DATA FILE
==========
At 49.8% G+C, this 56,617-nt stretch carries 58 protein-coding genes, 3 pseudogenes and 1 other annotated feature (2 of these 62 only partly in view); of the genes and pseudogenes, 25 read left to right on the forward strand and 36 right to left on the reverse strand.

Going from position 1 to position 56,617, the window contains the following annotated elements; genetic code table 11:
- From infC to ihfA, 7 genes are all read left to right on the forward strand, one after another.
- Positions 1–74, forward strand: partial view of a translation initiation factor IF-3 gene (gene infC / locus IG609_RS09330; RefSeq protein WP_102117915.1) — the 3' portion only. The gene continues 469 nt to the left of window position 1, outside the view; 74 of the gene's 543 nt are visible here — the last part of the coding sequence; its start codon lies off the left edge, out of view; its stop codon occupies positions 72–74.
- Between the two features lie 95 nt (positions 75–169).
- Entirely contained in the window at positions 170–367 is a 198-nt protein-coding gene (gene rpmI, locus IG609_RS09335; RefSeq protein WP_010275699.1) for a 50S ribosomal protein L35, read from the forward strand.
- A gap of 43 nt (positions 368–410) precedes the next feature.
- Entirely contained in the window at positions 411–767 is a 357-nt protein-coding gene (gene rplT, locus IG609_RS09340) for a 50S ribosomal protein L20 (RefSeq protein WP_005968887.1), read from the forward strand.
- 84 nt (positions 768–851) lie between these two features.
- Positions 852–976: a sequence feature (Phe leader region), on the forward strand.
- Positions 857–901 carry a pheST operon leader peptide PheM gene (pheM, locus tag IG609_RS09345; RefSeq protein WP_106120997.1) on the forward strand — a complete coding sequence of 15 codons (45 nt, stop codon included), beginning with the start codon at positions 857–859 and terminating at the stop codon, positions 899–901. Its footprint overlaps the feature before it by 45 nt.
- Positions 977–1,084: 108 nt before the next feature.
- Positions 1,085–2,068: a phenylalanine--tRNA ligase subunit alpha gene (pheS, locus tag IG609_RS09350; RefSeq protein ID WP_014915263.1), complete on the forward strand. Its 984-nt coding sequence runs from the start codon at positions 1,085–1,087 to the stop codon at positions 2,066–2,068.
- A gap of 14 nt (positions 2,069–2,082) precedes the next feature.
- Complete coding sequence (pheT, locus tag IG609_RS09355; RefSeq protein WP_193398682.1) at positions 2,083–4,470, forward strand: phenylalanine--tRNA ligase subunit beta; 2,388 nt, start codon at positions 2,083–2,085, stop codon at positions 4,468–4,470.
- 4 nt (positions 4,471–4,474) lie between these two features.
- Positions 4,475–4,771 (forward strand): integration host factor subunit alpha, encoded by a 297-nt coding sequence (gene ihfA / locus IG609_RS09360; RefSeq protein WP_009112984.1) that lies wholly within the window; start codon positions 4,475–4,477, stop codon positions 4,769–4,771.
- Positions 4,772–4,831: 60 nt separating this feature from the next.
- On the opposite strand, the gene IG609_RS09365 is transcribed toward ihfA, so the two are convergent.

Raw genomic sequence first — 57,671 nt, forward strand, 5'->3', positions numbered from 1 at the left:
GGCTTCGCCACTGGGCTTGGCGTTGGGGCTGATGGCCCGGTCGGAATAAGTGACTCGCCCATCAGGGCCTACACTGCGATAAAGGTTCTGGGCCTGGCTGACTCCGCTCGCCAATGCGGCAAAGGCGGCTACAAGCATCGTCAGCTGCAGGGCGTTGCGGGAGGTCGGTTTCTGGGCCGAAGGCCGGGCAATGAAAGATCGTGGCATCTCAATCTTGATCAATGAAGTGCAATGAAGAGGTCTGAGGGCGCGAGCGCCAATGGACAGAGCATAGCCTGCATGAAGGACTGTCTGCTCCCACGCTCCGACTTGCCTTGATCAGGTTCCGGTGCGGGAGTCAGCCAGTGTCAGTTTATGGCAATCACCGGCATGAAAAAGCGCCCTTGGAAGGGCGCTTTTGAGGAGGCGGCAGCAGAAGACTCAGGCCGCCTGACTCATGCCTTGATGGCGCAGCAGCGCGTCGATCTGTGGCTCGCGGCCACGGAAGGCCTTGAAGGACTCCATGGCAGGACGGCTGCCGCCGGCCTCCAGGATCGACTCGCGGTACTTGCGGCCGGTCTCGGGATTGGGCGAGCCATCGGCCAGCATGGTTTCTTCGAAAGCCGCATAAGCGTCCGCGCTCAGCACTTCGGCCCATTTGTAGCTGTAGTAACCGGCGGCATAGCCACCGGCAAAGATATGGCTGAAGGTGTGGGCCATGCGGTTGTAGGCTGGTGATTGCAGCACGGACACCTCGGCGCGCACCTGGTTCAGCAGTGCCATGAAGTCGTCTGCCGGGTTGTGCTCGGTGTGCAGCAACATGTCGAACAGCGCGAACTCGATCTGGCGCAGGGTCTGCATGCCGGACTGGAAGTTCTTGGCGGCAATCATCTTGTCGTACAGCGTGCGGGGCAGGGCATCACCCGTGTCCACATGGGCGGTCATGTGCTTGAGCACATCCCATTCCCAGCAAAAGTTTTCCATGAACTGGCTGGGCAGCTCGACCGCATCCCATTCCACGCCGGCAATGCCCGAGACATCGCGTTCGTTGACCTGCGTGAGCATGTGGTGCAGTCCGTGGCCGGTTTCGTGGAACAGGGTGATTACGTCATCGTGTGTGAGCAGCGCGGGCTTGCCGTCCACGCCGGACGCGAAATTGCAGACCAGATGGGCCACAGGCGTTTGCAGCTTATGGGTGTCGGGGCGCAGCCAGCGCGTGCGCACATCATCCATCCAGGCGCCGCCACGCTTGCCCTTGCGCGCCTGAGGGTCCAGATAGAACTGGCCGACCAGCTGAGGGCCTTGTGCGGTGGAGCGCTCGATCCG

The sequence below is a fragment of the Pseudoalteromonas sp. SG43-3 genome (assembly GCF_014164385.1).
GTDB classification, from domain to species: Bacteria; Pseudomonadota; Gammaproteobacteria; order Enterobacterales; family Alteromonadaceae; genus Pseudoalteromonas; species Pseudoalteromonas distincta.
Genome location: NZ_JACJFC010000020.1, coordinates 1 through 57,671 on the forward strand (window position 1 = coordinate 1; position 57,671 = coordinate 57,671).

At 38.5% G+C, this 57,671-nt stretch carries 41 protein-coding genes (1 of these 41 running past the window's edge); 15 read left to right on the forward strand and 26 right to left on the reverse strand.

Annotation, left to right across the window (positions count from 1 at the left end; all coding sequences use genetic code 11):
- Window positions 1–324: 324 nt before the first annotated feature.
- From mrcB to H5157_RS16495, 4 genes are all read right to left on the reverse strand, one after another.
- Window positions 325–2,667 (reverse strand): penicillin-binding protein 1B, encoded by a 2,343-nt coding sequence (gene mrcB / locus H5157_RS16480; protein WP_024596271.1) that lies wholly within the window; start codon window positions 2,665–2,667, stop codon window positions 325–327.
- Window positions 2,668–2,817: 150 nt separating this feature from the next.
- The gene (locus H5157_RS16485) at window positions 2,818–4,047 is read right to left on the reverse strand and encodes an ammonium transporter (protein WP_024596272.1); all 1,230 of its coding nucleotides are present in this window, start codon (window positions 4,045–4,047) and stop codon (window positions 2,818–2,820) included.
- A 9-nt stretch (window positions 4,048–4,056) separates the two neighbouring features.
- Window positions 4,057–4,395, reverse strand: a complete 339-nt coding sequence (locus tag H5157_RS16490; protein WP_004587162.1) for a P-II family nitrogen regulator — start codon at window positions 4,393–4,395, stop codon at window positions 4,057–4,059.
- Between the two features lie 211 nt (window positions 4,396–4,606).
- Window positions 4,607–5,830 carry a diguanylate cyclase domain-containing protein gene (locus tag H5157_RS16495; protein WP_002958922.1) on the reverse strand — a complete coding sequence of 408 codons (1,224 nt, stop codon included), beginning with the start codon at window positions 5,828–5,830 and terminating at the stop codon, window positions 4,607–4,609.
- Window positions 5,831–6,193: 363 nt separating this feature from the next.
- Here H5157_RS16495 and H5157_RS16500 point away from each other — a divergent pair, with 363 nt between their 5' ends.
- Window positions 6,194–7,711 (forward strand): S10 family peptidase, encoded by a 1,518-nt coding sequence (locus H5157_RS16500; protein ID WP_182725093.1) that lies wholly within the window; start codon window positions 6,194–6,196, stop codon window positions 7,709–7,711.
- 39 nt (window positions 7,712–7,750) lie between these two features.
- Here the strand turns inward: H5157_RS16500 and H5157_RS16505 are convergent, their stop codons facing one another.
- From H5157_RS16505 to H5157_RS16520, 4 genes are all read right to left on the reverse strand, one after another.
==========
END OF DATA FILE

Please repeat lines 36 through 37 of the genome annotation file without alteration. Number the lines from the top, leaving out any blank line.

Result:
- Window positions 5,831–6,193: 363 nt separating this feature from the next.
- Here H5157_RS16495 and H5157_RS16500 point away from each other — a divergent pair, with 363 nt between their 5' ends.